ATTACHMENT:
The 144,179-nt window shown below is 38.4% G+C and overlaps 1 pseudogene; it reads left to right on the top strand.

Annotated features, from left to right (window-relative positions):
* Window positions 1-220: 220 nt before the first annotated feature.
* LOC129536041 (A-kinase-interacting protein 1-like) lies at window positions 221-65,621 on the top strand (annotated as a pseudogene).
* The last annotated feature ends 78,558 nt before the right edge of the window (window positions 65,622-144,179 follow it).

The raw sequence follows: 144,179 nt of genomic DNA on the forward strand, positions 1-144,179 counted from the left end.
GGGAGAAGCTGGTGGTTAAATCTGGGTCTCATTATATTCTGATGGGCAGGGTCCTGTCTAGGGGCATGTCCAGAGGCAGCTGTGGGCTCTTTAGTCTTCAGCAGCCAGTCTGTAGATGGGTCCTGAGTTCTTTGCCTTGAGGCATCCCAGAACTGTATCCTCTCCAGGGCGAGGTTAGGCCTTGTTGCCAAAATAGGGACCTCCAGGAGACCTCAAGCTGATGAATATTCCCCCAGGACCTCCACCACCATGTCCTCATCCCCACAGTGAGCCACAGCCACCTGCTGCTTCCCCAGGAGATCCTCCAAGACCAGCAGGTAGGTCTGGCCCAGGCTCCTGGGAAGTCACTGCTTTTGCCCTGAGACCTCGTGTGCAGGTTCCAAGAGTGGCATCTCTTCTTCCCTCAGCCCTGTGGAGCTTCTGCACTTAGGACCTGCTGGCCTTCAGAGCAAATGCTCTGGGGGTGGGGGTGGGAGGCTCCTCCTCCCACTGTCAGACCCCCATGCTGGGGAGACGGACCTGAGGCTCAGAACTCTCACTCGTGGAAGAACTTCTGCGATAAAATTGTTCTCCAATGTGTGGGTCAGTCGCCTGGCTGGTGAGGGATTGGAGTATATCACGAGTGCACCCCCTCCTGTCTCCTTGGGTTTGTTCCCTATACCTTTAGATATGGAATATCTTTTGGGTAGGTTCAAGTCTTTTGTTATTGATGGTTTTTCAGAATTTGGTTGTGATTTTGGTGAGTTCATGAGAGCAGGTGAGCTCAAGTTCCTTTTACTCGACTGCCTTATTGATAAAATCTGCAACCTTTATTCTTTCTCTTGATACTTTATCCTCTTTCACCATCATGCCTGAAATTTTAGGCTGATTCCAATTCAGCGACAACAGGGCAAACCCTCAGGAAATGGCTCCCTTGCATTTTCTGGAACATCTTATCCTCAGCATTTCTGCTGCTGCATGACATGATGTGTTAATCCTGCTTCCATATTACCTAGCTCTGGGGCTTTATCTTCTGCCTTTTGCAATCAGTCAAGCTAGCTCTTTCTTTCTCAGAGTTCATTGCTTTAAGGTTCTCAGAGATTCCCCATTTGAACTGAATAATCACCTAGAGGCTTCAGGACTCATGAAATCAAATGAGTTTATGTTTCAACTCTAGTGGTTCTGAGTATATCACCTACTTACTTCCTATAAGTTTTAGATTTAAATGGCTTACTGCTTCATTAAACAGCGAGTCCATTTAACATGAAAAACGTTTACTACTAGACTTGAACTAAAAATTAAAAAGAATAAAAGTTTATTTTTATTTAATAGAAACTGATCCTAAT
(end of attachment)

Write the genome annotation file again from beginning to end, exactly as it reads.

The 144,179-nt window shown below is 38.4% G+C and overlaps 1 pseudogene; it reads left to right on the top strand.

Annotated features, from left to right (window-relative positions):
* Window positions 1-220: 220 nt before the first annotated feature.
* LOC129536041 (A-kinase-interacting protein 1-like) lies at window positions 221-65,621 on the top strand (annotated as a pseudogene).
* The last annotated feature ends 78,558 nt before the right edge of the window (window positions 65,622-144,179 follow it).

The raw sequence follows: 144,179 nt of genomic DNA on the forward strand, positions 1-144,179 counted from the left end.
GGGAGAAGCTGGTGGTTAAATCTGGGTCTCATTATATTCTGATGGGCAGGGTCCTGTCTAGGGGCATGTCCAGAGGCAGCTGTGGGCTCTTTAGTCTTCAGCAGCCAGTCTGTAGATGGGTCCTGAGTTCTTTGCCTTGAGGCATCCCAGAACTGTATCCTCTCCAGGGCGAGGTTAGGCCTTGTTGCCAAAATAGGGACCTCCAGGAGACCTCAAGCTGATGAATATTCCCCCAGGACCTCCACCACCATGTCCTCATCCCCACAGTGAGCCACAGCCACCTGCTGCTTCCCCAGGAGATCCTCCAAGACCAGCAGGTAGGTCTGGCCCAGGCTCCTGGGAAGTCACTGCTTTTGCCCTGAGACCTCGTGTGCAGGTTCCAAGAGTGGCATCTCTTCTTCCCTCAGCCCTGTGGAGCTTCTGCACTTAGGACCTGCTGGCCTTCAGAGCAAATGCTCTGGGGGTGGGGGTGGGAGGCTCCTCCTCCCACTGTCAGACCCCCATGCTGGGGAGACGGACCTGAGGCTCAGAACTCTCACTCGTGGAAGAACTTCTGCGATAAAATTGTTCTCCAATGTGTGGGTCAGTCGCCTGGCTGGTGAGGGATTGGAGTATATCACGAGTGCACCCCCTCCTGTCTCCTTGGGTTTGTTCCCTATACCTTTAGATATGGAATATCTTTTGGGTAGGTTCAAGTCTTTTGTTATTGATGGTTTTTCAGAATTTGGTTGTGATTTTGGTGAGTTCATGAGAGCAGGTGAGCTCAAGTTCCTTTTACTCGACTGCCTTATTGATAAAATCTGCAACCTTTATTCTTTCTCTTGATACTTTATCCTCTTTCACCATCATGCCTGAAATTTTAGGCTGATTCCAATTCAGCGACAACAGGGCAAACCCTCAGGAAATGGCTCCCTTGCATTTTCTGGAACATCTTATCCTCAGCATTTCTGCTGCTGCATGACATGATGTGTTAATCCTGCTTCCATATTACCTAGCTCTGGGGCTTTATCTTCTGCCTTTTGCAATCAGTCAAGCTAGCTCTTTCTTTCTCAGAGTTCATTGCTTTAAGGTTCTCAGAGATTCCCCATTTGAACTGAATAATCACCTAGAGGCTTCAGGACTCATGAAATCAAATGAGTTTATGTTTCAACTCTAGTGGTTCTGAGTATATCACCTACTTACTTCCTATAAGTTTTAGATTTAAATGGCTTACTGCTTCATTAAACAGCGAGTCCATTTAACATGAAAAACGTTTACTACTAGACTTGAACTAAAAATTAAAAAGAATAAAAGTTTATTTTTATTTAATAGAAACTGATCCTAAT